An excerpt from my script review for Misery which will be available 01/01/20:

1.) Marketability of the Idea

Words to paperFingers to keyboard.

However you want to think about it, consider me your Annie Wilkes for this early portion of 2020.

Understandably I can’t lock you up and force you to commit one of your ideas to paper or the digital realm, as much as I’d like to, but it is time you did something about it if you’re serious.

What I can do is plant the seed in your head that you can rationalize however you choose to go about this path to everyone else but yourself. Each morning you’ll be forced to look in mirror and make it a long, hard look at whether you’ve started the work necessary towards accomplishing your dream.

That might suck, but you’ll know the truth.

And before we go too far, we’re going to address this section in terms of writing, in that nobody should be wasting their time on an idea if it’s not going to advance your writing career if that’s your end goal.

You’re the rule, not the exception.

Write that down and stick it somewhere in your workspace.

Once you’ve accepted that little nugget of harsh truth, it’s time to do some research.

Write something that can sell.

If you’re ready to argue with me that you can only write in a single genre, or only have one idea, I call bullshit. Everyone has untapped creative potential, so stop selling yourself short, and the possibilities in your mind will probably surprise you.

However, if you feel that truly is the case, maybe this isn’t the right goal to set yourself.

What’s selling?

There are several ways to go about this, first and foremost are subscriptions to industry trade magazines. They’re expensive, and I don’t necessarily recommend them, given the other options.

Personally, I’ve used The Tracking Board in the past. Here you can see specs that sold, and search by various attributes, specifically genre (at least you could).

The Tracking Board

Lastly, there are cheaper weekly options, and I still get one in particular, InkTip’s preferred newsletter. Each week they send out a short list of companies and the genre/budgets those companies are looking for. Most of them are looking for low budget and contained queries, but if you follow it long enough you’ll see trends develop.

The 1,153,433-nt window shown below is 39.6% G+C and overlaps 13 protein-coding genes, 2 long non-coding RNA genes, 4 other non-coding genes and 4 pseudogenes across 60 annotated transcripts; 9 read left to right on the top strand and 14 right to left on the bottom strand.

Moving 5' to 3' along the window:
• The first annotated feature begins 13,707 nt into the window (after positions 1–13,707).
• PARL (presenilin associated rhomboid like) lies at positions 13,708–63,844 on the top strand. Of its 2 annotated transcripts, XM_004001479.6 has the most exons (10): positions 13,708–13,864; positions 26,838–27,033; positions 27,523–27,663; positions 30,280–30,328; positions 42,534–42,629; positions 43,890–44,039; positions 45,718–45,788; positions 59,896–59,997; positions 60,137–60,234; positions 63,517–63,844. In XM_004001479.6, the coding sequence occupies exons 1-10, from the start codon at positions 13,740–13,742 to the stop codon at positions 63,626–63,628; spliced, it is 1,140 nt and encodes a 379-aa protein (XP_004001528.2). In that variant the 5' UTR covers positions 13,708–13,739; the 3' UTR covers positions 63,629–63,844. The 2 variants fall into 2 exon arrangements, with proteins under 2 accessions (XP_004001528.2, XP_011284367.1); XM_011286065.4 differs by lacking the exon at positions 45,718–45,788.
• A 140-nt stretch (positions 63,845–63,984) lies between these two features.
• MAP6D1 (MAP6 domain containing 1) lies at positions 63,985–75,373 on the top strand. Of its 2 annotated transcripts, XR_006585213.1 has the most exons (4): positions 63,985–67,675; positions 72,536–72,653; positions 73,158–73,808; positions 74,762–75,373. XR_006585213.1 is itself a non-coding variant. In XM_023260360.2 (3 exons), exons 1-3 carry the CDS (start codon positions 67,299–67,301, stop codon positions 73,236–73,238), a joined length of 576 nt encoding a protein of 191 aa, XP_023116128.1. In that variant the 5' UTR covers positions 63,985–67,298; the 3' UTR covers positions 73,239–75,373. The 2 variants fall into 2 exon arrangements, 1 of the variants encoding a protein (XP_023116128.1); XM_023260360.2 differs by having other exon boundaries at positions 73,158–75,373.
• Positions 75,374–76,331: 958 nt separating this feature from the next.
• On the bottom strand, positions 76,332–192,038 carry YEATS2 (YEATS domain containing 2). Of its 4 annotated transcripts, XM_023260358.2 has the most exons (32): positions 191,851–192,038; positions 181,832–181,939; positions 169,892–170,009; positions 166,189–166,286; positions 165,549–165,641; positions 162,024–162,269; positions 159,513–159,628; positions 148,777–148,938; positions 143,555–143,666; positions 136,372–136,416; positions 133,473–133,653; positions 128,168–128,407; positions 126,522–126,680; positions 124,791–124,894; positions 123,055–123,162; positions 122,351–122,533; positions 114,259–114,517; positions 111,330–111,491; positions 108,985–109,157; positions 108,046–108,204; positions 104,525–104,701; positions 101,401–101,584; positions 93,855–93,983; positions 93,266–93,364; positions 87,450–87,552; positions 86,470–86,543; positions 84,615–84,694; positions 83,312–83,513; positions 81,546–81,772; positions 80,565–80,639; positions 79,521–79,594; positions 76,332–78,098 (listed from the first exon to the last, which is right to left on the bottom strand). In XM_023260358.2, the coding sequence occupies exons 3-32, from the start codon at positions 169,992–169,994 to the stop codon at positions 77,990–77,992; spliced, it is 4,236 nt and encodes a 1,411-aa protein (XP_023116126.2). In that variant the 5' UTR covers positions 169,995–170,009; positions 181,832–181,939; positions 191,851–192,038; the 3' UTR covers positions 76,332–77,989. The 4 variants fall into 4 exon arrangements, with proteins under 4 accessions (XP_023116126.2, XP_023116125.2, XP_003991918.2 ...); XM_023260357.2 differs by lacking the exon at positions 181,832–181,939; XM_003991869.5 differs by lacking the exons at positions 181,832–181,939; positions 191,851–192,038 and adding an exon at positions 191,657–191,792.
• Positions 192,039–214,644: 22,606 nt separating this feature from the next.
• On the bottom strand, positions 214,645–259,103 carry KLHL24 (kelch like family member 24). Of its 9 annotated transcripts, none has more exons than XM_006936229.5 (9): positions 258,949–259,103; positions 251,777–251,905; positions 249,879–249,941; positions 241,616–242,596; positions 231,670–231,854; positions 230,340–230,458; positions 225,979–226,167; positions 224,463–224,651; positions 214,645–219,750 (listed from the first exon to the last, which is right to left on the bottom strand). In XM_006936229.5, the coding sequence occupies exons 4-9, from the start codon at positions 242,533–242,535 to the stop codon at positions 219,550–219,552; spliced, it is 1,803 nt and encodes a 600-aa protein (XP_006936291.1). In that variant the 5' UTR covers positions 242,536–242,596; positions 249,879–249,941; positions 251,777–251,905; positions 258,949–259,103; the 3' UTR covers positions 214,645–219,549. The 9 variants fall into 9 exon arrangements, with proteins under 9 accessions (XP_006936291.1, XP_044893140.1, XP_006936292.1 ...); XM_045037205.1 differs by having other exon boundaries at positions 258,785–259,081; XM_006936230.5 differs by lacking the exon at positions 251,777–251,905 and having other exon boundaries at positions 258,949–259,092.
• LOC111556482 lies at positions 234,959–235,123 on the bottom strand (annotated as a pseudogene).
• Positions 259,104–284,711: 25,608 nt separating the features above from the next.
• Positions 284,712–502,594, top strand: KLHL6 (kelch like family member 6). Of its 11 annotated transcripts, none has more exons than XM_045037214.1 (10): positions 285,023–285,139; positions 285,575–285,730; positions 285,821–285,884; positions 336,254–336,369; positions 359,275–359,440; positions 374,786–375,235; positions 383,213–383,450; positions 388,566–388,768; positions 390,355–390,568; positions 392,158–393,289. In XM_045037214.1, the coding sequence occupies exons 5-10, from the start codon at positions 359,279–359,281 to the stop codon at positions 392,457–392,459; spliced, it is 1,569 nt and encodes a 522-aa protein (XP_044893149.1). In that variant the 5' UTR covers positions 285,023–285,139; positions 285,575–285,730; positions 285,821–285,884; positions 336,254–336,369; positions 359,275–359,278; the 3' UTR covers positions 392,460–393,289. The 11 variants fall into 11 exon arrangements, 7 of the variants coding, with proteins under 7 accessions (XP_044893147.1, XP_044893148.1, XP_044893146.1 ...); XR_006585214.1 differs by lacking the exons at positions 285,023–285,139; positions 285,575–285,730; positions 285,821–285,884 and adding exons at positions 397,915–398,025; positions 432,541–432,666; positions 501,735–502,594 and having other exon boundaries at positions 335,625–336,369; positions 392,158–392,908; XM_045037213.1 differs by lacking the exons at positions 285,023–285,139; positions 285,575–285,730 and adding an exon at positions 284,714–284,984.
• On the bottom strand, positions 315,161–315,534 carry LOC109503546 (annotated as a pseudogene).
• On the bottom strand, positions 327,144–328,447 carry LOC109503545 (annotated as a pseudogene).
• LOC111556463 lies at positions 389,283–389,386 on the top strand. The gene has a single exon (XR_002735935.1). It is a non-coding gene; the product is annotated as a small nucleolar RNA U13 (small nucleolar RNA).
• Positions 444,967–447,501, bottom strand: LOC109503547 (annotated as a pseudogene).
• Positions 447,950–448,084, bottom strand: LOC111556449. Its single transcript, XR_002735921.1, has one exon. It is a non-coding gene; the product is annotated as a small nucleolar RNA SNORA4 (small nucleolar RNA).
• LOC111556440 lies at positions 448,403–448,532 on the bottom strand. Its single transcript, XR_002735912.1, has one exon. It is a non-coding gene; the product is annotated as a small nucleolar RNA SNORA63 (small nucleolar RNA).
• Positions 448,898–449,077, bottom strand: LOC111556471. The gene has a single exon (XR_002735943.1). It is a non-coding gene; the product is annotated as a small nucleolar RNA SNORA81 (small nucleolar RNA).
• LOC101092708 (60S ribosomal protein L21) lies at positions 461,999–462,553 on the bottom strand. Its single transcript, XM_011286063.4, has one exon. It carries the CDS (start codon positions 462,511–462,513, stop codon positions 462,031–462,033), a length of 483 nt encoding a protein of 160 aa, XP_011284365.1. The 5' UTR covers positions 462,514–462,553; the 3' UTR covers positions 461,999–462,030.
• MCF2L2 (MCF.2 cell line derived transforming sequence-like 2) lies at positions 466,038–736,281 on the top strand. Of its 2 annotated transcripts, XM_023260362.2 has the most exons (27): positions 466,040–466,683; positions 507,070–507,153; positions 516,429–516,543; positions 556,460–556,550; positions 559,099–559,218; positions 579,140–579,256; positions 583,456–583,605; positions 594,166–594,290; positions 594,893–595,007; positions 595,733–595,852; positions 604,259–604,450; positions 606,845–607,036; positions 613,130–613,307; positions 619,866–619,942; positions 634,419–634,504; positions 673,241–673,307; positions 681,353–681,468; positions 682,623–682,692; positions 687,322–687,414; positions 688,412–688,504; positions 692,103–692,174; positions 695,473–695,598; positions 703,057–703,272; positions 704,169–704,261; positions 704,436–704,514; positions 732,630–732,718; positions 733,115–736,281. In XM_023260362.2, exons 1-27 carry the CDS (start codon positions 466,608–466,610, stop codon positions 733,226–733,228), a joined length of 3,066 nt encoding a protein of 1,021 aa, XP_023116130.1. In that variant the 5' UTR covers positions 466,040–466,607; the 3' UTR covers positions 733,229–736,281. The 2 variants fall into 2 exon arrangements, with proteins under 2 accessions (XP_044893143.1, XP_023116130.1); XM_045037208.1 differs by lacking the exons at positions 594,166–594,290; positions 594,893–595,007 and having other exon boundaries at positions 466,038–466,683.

InkTip Newsletter

Lastly lastly, if you’re just looking for this reviewer’s honest opinion, I still stand by my view that writing a low budget horror thriller is the best way to sell a spec.

It’s a popular genre, and the potential buyers come in all shapes and sizes.

If you can’t do that, for whatever reason, action thrillers, biopics, and “movie of the week” scripts seem to be in demand over the last few months.

Understand who’s buying what.

Just as you begin to grasp what’s selling, so too should you be looking for trends on particular buyers for particular genres.

If you’re leaning towards one “hot” genre, start to see what production companies, managers, agents, etc. keep popping up with inside that category.

AND THEN go back to that little note that’s now in your workspace…

Understanding you’re the exception, so you’re not going to take your rom-com spec and try and sell it to Blumhouse.

I know they’re big into horror, but they’ll see how touching and funny this story is and have to buy it!”

They won’t, and you’ll be wasting both someone there and your time.

(Don’t worry. You’re not the only writer to ever think this.)

Don’t procrastinate with research!

This is probably the biggest time waster yours truly is guilty of.

Sooner or later you’re going to need to sit down and write.

Should you read scripts, both successful and not, in the genre you’re delving into?


Should you read books on screenwriting?

Yes, if you’re just beginning your journey.

Should you take a screenwriting class?

Perhaps, but these can be expensive, and depending on timing, could lead to more delays.

My suggestion here, as with all amateur writers I’ve had the pleasure to chat with, is pick three scripts that relate to your story and/or genre. Then making sure they’re a proper mix of good, bad, recent, and past.

Once you’ve had a good look at those, using some sort of reviewing format, hash out some of the ideas floating around in your head.

If it’s a particular scene you just need to get down, start there. If you want to start at the beginning, that’s fine too. Shit, even if I could never do it, start with the ending and build backwards.

Once you’ve started writing though, the thing becomes real, and human nature generally wins out convincing you to finish it.

Whether you choose to heed this advice or not, I wish you the best of luck and a prosperous New Year.

Oh, and because our members will want to see what this particular contained adaptation did…

Misery Box Office Stats

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And be sure to check out our Notes Service, where I give my detailed thoughts and suggestions on your script.


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